Pioneer Natural Resources, one of the most productive West Texas producers, has slashed the number of days to drill and complete wells so drastically that it has been able to cut costs by 25 percent in wells completed since early 2015. The typical rig that drilled eight to 12 wells a year just a few years ago now drills up to 16. Last year, the company added nearly 240 wells to its Permian Basin inventory without adding new employees.

Ryan Grant is a control room operator for Pioneer Natural Resources in Midland, helping manage all of the company’s drilling sites in 21st-century style. Ilana Panich-Linsman for The New York Times 

The faster operations, Pioneer executives say, are due in large part to more effective well planning and drill steering. Both have been made possible by the real-time computer connections between the rig and top geoscientists back at corporate headquarters and intense analysis of the data gathered at every well.

The laborious task of checking tank levels by climbing a flight of steps and popping open a series of latches, for instance, has been replaced by pressing a few icons on a computer touch screen. A fully automated water pump station installed last summer is intended to save hundreds of truck trips every day hauling water for hydraulically fracturing wells, yielding diesel and labor cost savings.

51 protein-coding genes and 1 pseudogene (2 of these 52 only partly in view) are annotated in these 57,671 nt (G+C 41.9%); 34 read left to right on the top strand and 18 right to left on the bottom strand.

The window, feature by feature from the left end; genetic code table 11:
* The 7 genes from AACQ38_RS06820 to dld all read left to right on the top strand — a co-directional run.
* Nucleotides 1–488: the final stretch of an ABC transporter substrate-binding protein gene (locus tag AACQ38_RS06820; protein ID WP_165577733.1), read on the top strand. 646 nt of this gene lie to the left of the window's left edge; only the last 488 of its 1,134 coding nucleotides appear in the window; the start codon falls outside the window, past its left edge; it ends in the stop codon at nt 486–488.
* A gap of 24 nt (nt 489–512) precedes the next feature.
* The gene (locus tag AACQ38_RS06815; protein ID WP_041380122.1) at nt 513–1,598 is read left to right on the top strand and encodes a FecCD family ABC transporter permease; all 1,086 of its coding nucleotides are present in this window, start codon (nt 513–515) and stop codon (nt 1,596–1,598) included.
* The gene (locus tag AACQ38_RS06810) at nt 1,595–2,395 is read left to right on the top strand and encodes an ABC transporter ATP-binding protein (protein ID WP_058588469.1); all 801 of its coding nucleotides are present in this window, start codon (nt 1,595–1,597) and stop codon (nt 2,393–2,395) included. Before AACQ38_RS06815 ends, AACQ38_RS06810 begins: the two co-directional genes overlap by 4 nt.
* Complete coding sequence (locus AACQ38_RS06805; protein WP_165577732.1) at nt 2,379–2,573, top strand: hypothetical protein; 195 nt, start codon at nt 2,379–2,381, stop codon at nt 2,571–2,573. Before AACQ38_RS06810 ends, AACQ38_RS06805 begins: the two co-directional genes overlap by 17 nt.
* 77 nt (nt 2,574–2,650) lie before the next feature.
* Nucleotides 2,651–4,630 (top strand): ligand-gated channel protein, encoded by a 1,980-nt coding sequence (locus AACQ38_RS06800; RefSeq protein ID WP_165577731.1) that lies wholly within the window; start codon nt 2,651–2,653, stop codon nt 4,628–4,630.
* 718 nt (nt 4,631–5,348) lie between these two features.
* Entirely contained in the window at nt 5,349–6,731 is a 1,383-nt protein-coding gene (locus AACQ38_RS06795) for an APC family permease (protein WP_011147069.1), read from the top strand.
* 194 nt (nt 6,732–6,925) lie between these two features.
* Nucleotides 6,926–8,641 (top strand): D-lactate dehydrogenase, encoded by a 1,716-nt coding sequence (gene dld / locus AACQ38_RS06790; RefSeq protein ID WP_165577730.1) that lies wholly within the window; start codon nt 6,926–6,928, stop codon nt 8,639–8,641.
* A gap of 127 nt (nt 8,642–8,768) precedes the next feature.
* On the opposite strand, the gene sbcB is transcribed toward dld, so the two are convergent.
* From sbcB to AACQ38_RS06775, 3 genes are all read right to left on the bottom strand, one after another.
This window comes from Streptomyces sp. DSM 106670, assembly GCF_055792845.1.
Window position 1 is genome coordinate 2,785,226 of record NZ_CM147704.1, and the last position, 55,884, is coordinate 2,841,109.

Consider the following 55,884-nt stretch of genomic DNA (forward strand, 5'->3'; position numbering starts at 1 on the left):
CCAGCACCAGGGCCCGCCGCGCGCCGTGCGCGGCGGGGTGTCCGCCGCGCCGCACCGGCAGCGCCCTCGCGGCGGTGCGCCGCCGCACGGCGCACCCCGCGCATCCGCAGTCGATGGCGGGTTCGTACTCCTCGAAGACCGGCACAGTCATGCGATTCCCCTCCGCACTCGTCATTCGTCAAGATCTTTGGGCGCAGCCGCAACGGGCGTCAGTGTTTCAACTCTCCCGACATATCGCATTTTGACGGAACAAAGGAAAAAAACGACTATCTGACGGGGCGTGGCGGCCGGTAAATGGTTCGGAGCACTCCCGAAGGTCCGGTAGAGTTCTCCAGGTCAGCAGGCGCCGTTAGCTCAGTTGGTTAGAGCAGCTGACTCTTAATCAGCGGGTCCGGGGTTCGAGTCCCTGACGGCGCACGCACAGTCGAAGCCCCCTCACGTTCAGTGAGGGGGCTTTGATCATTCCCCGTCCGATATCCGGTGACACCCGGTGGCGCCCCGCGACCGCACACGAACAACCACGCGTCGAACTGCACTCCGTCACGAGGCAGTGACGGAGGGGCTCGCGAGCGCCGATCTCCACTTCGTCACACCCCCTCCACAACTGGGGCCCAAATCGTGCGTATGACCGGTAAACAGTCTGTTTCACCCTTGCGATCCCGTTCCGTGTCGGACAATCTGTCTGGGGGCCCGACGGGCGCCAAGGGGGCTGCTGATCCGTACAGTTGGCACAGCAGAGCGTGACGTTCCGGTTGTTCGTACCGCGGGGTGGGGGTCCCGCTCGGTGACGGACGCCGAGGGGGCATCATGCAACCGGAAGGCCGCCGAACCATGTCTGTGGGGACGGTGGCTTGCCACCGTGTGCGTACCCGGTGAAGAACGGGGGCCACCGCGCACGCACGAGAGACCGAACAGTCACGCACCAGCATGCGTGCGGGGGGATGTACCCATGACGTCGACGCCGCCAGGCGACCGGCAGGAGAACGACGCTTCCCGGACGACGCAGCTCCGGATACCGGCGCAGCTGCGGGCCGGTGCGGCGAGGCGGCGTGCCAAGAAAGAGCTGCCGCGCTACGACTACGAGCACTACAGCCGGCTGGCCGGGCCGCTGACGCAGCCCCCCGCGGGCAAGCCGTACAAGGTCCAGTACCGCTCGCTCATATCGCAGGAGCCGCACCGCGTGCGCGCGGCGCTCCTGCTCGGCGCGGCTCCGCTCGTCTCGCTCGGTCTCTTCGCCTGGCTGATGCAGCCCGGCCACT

“We want to transform our work force to the point where we need to hire fewer people,” said Joey Hall, Pioneer’s executive vice president for Permian operations. Improved computing streamlines operations, he noted, and lets technicians optimally space their wells and more accurately perforate the sweet spots of shale veins to squeeze every drop of oil out of the ground.